What To Expect: In this learn we go deep into overuse injuries defined, causes, prevention, management. 7 minute read.
I recently had a very lengthly conversation with a client about the causes of pain and injury. She felt like her causes aligned more with the typical ones that often get discussed:
1) Moving Incorrectly
2) Being Misaligned
3) Having Poor Posture
4) Having A Muscle that doesn’t “fire”
5) Trauma or a very specific mechanism.
Which I understand the tangibleness of those scenarios. It would make logical sense that maybe those could be the reason for pain. But in our discussion I pointed to the fact that she has ran with the same technique and anatomy for 15+ years and never had these issues so why now? I pointed to the fact that posture is dynamic and never static. We never stay in one posture for any given time and posture is context dependent. Depending on the task and environment. Blaming pain on posture means, “i have not one single clue why you have pain so let me say something.” Muscles are always working. Just because you do not fill it doesn’t mean it doesn’t have an action. I PROMISE YOU, if a muscle did not fire you would have more significant issues and concerns that you would know without a doubt. Anytime there is a traumatic event that results in injury: torn ACL, fractured femur, shoulder dislocation, ankle subluxation, muscle tear, you will 100% remember every single detail of that moment. Where you were, what you are wearing, the temperature, who was there. The body stores these highly emotional events in the Amygdala in the brain. It does this to protect you in the future. So trust me whenI say, if she had tore her hamstring she would know it.
Overuse injuries can happen to any structure in the body.
Here is the tricky part with exercise and movement. The same medicine that heals you always has the ability to hurt you. What I mean by that is this. We use physical stress through load applied to the body to create a desire POSITIVE adaptation or response. We run to run further or faster. We lift weights to lift more weights or get bigger. We stress our recent ACL reconstruction to make it repair more efficiently. These structures mentioned above respond to that physical stress: bones get more dense, muscles get bigger and stronger, tendons get stiffer and thicker.
With excessive stress with no appreciation for recovery and other factors, these tissues breakdown faster than they can remodel…. resulting in injury. So we define overuse injuries by saying they occur when the tissue is unable to adapt positively to the demands being placed on it. Why couldn’t it adapt?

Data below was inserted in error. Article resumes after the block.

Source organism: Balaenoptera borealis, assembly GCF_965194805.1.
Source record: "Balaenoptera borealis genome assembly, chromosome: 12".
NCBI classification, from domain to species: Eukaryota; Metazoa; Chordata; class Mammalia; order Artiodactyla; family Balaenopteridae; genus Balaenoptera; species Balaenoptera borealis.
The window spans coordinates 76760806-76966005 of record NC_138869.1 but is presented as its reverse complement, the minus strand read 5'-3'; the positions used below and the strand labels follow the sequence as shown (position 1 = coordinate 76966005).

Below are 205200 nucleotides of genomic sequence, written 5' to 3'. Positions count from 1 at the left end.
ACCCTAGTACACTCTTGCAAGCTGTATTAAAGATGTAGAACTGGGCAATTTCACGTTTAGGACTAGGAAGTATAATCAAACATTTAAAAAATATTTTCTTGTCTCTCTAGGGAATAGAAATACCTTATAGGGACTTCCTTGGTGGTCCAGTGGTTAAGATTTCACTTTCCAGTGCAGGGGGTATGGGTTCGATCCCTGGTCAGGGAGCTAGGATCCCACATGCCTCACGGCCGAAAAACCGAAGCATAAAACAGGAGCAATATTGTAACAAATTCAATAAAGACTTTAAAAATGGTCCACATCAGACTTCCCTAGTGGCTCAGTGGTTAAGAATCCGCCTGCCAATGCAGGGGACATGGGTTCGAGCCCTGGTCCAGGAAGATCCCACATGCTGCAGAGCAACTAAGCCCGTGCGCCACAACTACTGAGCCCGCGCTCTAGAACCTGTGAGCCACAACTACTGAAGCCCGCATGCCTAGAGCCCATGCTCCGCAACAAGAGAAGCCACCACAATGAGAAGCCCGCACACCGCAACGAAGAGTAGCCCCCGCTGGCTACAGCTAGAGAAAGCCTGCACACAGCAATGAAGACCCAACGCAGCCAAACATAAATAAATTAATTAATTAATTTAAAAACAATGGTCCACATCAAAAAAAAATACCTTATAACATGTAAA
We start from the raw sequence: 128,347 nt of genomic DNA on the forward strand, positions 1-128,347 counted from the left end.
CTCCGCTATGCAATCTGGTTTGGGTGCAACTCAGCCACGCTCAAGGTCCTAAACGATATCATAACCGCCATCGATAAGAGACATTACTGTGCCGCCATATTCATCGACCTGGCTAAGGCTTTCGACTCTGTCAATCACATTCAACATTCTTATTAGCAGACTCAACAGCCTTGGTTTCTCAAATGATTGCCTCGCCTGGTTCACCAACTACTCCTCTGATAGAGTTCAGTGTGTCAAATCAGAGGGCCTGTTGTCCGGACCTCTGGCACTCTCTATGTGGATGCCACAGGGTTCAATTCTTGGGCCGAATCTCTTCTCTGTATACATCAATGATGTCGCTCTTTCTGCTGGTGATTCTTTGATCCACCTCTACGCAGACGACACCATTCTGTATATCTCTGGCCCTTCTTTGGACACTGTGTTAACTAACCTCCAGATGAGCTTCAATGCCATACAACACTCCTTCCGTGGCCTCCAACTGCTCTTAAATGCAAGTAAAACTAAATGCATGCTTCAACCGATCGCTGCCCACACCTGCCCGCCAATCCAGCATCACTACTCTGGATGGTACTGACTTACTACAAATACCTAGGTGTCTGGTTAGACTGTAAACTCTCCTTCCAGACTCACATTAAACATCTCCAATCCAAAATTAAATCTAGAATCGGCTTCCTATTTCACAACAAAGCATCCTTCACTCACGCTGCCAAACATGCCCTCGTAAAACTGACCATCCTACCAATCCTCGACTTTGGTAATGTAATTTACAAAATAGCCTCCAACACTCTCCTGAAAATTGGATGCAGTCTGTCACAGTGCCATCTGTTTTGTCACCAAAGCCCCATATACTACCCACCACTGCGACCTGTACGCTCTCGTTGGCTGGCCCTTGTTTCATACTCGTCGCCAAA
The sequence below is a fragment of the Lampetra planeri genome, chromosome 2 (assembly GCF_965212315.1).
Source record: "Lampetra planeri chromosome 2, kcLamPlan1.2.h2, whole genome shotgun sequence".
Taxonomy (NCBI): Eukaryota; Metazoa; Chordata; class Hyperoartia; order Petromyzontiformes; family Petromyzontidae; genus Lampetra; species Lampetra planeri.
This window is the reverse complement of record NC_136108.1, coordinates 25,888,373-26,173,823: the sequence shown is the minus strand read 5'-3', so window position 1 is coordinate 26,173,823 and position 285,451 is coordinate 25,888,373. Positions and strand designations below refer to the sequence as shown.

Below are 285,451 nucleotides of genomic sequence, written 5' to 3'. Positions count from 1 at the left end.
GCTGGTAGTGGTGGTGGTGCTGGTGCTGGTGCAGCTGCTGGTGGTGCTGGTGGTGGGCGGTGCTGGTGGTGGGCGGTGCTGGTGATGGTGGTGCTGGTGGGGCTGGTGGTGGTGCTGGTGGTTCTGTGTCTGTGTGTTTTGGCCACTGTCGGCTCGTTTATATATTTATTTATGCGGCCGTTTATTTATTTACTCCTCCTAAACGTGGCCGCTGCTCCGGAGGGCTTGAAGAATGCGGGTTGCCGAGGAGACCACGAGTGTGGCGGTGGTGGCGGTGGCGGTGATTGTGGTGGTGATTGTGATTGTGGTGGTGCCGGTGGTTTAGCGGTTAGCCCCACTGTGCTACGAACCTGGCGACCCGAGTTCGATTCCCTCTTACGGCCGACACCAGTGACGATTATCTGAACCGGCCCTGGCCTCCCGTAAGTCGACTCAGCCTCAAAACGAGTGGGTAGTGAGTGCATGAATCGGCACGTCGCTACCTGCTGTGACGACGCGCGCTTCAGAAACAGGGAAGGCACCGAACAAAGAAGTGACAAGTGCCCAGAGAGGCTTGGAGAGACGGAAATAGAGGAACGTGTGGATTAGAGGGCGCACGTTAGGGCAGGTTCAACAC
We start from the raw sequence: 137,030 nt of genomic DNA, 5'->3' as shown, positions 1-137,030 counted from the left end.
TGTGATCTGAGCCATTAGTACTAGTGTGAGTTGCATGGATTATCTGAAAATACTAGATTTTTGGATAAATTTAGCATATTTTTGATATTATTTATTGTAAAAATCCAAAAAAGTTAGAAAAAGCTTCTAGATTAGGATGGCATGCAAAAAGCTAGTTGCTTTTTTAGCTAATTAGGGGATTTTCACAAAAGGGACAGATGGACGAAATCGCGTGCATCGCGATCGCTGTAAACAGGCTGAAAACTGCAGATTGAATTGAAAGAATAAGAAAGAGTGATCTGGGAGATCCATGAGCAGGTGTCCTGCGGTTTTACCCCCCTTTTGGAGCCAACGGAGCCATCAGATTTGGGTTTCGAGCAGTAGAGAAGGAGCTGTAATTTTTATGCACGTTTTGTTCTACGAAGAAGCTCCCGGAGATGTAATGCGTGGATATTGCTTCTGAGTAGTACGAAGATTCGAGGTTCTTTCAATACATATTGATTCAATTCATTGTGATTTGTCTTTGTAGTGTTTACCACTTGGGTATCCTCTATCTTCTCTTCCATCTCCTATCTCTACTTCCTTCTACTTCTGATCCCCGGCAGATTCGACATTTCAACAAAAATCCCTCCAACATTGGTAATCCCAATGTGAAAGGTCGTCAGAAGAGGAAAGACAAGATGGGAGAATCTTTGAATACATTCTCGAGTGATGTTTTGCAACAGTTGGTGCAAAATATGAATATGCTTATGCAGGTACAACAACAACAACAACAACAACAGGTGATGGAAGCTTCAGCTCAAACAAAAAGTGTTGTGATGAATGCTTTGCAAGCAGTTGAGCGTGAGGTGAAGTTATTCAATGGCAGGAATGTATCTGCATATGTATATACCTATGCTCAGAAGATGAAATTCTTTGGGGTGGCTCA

1) High Stress
2) Poor Sleep
3) Poor Hydration and Nutrition
4) High Volume and High Intensity Training
5) Under Recovery
6) Prior Injury
7) Muscle Imbalance or Poor Movement Pattern resulting in one area being overloaded.
8) Poor Midline or Trunk Control using in limited extremity stability.
9) Too Much Too Soon
Injury may result from repetitive microtrauma imposed on otherwise healthy tissue or the repeated application of lesser magnitudes of force to pathologic tissue. Either scenario can lead to a sequelae of tissue breakdown.
1) Not enough stress to create positive adaptation. 2) Too much stress and too little recovery. Overuse injury ahead. 3) Adequate stress and adequate recovery.
WHAT CAN YOU DO TO LIMIT OVERUSE INJURIES?
1) UNDERSTAND YOUR TRAINING
Even professional athletes have someone that helps them better understand their overall training volume and intensity. They strategically know when to go 100 or when to go 65. You are not superman or wonder woman. If we do the math you will see the big picture. The number just simply represents how hard you performed.
Day 1: 100
Day 2: 100
Day 3: 100
Day 4: 100
Day 5: 100
Day 6: 100
Day 7: Injury
ing Day 8-17
Day 1: 75
Day 2: 60
Day 3: 85
Day 4: Rest
Day 5: 80
Day 6: 65
Day 7: 30
Day 8-17: Still Training and progressing towards goals.
Each day is not as intense because it is broken down and layered throughout a given week or training block. The pursuit of a higher level of fitness is a marathon, not a sprint.
2) PRIORITIZE RECOVERY
People often feel that the missing link from their recovery is the magic pill or supplement. The magic cryotherapy chamber and juice cleanse. But let me fill you in on a little secret! Your body is extremely smart and has designed with everything inside to maximize your recovery. You just have to be an ally with yourself and make sure you are getting adequate sleep, drinking water, and eating quality foods that align with your goals. All of which cost you zero extra dollars.
Your body keeps the score. But you gotta know how to interpret the score. It’s like having all these wonderful and necessary information but not knowing how exactly to process it and use it for your best interest. When you soreness unmatched to exercise intensity, listen. When you feel pain without mechanical tension or stress being applied, listen. When pain keeps getting worse, listen. When you always feel pain with a certain position, listen. When you are stressed, listen.
THREE MOST COMMON SCENARIOS OVERUSE INJURIES HAPPEN
1) The athlete who attempts to rapidly increase his training load after a period of inactivity or decreased activity. In this situation, the body has an insufficient adaptation period to respond to a higher level of stress and therefore, is not adequately prepared to dissipate repetitive forces. This is where stress fractures and tendonopathies occur.
2) The athlete who attempt to participate at a level which exceeds their individual skill level. In theory, this mismatch of individual skill or fitness level to imposed stress and physical demands can lead to tissue breakdown
3) The athlete who participates at an exceptionally high level all of the time can lead to overuse injury. This group may suffer from excessive micro-trauma over time with insufficient rest, ultimately leading to tissue breakdown. Athletes who continuously participate in sports without rest or who specialize in one sport throughout the year are certainly included in this high risk category.